must not be blamed
Gamini Senadhira reporting from England
the axe will be ready to chop, the Lankan coach Dav Whatmore's head as
a result of Sri Lanka's sorry show on English soil, not only in the
power Test series but also in the Natwest one-day competition as well.
must not forget the fact that Dav was one of those who were
responsible for lifting Sri Lanka from nowhere to the summit of the
world's one-day ladder in 1996, when the Lankans pocketed the Wills
Cricket World Cup sans much fuss, winning all their games handsomely.
Dav was shown the door out, he was again recalled to guide the Lankans
out of the troubled waters in the recent past.
did his job quick admirably, and helped the Lankan skipper, Sanath
Jayasuriya and his outfit to become the Asian Test champions with nine
consecutive victories to their credit.
BCCSL had been experiencing rapid changes in its administration as a
result of politics getting involved in a game that has brought not
only honour and fame, but also big money to a nation that had been
struggling to survive.
big gun's greed for their personnel prestige and glory, today has
resulted in a team that was on top, crashing to the bottom as no
cricket supporter in Lanka had ever expected.
do not blame Dav Whatmore for other people's sins. He tries to push
his team to win back at least a bit of their lost prestige even if
Lanka is pushed out of the Natwest final at Lords on July 13.
quite naturally, will be desperate to turn around their flagging
fortunes with a solid display against England at Leeds on July 2 and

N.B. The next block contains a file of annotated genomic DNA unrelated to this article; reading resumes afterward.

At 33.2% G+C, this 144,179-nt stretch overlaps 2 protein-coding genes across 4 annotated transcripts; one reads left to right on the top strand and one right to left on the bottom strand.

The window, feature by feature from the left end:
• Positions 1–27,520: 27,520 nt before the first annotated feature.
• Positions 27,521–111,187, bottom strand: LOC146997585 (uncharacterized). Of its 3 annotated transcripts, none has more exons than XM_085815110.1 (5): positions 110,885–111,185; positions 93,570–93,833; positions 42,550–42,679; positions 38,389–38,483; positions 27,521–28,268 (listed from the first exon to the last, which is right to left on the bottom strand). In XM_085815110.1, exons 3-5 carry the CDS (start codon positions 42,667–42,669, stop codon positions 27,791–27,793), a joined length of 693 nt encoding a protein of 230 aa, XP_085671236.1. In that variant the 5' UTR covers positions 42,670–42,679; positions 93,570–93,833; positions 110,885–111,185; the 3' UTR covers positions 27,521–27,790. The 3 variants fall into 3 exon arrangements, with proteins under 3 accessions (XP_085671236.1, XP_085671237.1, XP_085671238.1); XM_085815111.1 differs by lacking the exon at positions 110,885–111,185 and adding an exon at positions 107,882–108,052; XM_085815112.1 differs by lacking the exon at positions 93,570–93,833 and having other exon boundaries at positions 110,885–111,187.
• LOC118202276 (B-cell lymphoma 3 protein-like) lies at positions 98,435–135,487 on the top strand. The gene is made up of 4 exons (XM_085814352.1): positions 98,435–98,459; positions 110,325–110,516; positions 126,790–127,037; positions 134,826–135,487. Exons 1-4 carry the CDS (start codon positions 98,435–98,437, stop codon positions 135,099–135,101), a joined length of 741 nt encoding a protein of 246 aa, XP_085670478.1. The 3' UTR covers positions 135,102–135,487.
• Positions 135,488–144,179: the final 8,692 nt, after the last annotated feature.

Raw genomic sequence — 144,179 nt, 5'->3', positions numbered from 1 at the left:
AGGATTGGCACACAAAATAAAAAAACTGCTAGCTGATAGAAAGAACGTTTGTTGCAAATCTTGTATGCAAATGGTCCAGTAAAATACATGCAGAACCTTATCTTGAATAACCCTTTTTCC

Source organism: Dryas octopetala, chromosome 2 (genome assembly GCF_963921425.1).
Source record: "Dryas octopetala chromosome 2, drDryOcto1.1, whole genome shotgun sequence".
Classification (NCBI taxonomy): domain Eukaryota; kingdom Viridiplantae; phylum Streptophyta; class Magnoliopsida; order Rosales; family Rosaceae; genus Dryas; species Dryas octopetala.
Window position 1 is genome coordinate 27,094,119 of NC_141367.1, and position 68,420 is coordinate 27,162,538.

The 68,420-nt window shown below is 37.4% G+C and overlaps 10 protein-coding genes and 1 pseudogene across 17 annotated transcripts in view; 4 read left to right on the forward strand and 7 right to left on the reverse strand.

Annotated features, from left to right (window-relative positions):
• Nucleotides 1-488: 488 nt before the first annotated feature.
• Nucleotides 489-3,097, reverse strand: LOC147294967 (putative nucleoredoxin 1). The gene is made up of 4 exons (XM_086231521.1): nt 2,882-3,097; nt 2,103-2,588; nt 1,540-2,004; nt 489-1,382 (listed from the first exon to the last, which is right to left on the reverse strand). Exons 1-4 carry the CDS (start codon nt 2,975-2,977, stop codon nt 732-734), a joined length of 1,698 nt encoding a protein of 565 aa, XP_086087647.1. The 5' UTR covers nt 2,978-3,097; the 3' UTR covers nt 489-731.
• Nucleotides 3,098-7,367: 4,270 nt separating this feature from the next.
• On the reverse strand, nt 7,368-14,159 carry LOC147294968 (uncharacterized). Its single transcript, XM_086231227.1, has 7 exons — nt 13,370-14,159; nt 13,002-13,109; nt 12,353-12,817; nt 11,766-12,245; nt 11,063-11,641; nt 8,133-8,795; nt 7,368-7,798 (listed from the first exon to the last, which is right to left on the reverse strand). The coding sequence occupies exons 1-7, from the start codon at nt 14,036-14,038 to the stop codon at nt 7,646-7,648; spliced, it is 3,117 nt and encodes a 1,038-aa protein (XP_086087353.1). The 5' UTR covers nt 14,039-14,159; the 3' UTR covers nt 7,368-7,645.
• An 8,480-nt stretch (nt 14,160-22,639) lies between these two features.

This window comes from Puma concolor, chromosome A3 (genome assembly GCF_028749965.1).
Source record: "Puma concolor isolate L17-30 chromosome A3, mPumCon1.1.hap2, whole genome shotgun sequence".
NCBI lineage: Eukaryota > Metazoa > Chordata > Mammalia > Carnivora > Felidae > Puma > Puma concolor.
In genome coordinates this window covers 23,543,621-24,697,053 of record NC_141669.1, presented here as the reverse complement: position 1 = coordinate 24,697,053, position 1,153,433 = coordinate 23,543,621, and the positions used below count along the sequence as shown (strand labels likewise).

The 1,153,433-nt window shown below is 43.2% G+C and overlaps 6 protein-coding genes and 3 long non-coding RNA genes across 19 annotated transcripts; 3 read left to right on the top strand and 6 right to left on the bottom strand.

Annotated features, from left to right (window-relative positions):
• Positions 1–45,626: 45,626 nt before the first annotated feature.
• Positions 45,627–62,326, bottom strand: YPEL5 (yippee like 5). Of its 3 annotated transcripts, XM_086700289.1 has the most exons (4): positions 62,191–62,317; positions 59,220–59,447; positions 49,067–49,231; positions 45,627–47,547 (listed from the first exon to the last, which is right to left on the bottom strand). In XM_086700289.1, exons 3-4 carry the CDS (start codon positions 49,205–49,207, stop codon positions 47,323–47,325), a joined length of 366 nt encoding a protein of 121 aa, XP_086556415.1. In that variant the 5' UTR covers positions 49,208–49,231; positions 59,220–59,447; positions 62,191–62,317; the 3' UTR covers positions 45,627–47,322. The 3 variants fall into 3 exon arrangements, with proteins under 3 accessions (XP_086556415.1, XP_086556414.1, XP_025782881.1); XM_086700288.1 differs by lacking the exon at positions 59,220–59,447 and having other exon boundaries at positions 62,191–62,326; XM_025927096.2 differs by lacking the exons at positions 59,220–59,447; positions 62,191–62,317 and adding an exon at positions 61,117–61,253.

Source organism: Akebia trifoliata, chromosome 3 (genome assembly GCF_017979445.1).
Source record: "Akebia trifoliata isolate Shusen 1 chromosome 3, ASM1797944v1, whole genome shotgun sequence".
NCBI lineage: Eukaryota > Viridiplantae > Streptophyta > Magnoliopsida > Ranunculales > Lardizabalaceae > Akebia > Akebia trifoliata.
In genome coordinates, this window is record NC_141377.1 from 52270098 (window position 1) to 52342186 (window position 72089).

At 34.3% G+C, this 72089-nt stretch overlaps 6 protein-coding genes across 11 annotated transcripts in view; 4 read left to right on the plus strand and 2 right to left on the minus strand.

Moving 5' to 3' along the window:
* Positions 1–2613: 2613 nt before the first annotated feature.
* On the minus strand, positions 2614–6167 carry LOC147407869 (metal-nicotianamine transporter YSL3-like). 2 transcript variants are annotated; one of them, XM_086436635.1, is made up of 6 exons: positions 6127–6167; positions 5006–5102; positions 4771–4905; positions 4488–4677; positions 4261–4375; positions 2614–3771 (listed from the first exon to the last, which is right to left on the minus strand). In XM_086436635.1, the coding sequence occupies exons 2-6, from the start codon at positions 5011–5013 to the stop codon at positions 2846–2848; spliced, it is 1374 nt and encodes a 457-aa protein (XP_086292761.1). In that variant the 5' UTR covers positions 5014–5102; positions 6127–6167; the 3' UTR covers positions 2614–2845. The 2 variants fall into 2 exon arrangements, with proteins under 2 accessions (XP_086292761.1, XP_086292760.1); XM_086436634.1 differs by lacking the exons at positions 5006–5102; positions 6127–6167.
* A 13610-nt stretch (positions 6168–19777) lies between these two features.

India at Edgbaston on July 6. Their failure to achieve it will
definitely see them out of the final.
comments on the eve of Lanka's clash with England at Leeds prove that
the coach is yet trying to give the much needed oxgen to a dying side
"We are not far away from getting our groove. If you look at the
level of fight, then it is quite evident, that the team shows a desire
to win. What we need is to give ourselves a little bit more of a
chance, score a few more runs at the right time and take the fight to
the opposition to get a winning result".
was so near, but so far
and the Lankan skipper, Surely must be most disappointed to see that
their gutsy efforts at Leeds against England to prove that they are
proven herocs bruised and battered but not yet knocked out disappeared
in to the dark clouds that surrounded Headingley.
whirlwind 112 in 87 balls with five sixes and nine fours on a rain
affected strip, a score of 241 runs in 32 overs, a somewhat of an
impossible target, still failed to produce a successful result. Why?
The Lankans are yet, not cool in crisis. The wrong bowling changes,
fielding, passengers on the field, wasting time on a quickly
deteriorating light, that will result in the opposition being adjudged
the winner - all should be accepted factors that again proves that we
just cannot hold a candle to the Englishman in their own den.
Sri Lanka cut cricketers of the calibre of Arjuna Ranatunga, Roshan